(Guest post by Greg Forster)
I have a new blog post at OCPA reflecting on the fact that private school teachers are more satisfied than public school teachers, even though they get paid less, because on almost every other metric their jobs are better:
There’s a lesson in this for how we improve education. Unionization has raised teacher salaries, benefits, and job protections. But, in schools as in factories, unionization seriously hinders organic cooperation in the workplace, not only between the line workers and their supervisors but also between the line workers themselves. Workplaces begin to run much more by arbitrary rules than by what gets the job done. I remember being in a state legislative committee hearing once where a principal was asked why she quit running a district school to run a charter school. “Because I can hold a meeting” was her reply—union rules had prevented her from asking teachers to attend meetings when needed in her district school.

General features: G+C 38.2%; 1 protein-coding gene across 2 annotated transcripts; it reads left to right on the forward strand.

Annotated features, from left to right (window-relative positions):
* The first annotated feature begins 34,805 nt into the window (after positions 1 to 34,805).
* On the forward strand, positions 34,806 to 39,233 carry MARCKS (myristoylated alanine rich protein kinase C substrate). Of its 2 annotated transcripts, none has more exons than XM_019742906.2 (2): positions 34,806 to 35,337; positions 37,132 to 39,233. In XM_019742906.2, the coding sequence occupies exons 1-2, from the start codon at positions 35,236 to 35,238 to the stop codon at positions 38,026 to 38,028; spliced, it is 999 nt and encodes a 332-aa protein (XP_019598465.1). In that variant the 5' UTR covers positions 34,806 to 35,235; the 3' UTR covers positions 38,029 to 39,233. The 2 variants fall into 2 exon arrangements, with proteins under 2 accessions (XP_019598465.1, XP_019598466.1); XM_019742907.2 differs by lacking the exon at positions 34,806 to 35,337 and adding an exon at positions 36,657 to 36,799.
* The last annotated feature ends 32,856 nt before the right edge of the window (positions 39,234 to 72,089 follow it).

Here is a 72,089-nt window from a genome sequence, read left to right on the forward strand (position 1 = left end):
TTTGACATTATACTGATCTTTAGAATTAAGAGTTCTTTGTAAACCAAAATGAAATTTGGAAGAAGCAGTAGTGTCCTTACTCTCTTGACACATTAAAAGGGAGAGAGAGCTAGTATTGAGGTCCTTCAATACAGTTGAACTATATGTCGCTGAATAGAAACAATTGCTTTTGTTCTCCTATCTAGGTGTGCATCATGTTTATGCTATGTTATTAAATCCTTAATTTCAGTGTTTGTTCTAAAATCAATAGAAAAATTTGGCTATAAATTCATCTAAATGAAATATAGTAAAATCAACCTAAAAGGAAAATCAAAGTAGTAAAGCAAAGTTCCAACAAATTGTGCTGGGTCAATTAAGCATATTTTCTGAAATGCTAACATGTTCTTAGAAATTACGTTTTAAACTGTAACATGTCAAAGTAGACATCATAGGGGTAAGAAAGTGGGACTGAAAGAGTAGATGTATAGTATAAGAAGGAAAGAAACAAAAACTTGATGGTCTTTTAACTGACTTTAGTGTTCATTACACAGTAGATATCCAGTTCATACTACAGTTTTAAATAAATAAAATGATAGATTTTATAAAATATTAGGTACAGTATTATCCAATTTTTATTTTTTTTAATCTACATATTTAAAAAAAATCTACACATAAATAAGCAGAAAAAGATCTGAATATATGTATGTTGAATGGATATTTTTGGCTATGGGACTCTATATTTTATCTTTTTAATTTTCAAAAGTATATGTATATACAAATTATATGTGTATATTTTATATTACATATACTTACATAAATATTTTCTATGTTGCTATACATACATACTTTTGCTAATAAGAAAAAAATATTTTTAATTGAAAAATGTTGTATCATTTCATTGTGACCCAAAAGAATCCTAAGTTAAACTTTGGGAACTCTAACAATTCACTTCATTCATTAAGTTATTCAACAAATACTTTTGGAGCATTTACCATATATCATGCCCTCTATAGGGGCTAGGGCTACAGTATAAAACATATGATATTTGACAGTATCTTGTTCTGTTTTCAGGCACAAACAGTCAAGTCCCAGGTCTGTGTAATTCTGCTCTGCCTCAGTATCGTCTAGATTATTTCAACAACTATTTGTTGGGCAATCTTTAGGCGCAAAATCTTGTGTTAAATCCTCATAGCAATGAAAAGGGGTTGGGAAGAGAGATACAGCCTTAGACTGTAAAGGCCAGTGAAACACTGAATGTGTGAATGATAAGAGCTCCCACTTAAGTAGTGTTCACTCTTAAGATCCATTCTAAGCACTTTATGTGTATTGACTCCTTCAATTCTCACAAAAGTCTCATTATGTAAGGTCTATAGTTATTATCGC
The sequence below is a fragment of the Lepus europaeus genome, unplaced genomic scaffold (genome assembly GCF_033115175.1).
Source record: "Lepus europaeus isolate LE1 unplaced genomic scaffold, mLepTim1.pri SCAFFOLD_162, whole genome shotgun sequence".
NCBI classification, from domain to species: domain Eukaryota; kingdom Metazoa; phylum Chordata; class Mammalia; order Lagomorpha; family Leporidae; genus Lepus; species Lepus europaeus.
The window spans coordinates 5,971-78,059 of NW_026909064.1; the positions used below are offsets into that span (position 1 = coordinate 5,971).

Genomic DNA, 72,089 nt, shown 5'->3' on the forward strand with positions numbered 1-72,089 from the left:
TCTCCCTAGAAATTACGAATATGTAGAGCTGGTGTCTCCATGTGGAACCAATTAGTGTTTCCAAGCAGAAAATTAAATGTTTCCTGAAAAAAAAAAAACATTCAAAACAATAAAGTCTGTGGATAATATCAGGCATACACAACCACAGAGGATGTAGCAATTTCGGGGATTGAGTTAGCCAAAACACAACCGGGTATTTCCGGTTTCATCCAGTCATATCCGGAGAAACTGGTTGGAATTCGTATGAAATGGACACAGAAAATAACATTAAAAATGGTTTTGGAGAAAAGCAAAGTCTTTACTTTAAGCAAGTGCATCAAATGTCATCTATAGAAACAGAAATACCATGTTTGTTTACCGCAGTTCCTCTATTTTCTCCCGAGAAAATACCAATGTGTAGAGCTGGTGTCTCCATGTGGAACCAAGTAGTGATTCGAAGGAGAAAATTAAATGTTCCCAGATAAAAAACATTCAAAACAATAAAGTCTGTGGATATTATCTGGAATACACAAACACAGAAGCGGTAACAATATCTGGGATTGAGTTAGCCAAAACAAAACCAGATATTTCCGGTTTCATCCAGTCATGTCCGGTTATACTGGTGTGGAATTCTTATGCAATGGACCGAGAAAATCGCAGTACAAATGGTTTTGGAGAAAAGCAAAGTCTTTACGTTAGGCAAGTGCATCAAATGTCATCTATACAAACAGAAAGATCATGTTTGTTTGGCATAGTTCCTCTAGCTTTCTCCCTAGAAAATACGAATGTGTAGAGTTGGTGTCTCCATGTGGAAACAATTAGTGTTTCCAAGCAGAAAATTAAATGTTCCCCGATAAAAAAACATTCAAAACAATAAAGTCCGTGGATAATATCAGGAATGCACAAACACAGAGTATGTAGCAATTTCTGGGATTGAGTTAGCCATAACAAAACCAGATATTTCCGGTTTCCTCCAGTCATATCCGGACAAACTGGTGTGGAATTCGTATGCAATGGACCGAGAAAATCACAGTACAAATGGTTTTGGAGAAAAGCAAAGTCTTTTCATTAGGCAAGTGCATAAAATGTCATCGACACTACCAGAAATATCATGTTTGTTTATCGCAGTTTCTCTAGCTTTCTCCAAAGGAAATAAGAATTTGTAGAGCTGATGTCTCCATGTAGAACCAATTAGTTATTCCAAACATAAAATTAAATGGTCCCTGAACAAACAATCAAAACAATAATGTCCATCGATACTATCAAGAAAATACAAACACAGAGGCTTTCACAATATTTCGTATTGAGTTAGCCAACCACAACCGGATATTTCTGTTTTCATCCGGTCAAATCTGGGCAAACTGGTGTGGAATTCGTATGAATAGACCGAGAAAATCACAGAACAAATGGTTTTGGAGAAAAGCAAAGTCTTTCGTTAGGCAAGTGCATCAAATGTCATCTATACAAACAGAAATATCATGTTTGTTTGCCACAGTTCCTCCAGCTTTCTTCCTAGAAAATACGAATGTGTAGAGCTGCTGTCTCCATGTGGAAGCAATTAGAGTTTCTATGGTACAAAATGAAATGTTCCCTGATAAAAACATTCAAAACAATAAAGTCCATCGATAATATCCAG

However, there’s also a lesson for school choice. The choice movement has historically invested far too much in the rhetoric of markets, competition, and material incentives. People are not money-maximizing robots. They care about getting their job done for the sake of the job, not just for the sake of the paycheck or to grow the size of their organization. School choice works because it sets parents, and teachers, free to focus on working together to get the job of education done in the way that works best for them. Yes, incentives matter, and we can say so. But let’s put the emphasis on cooperation, community, and freedom.
Let me know what you think!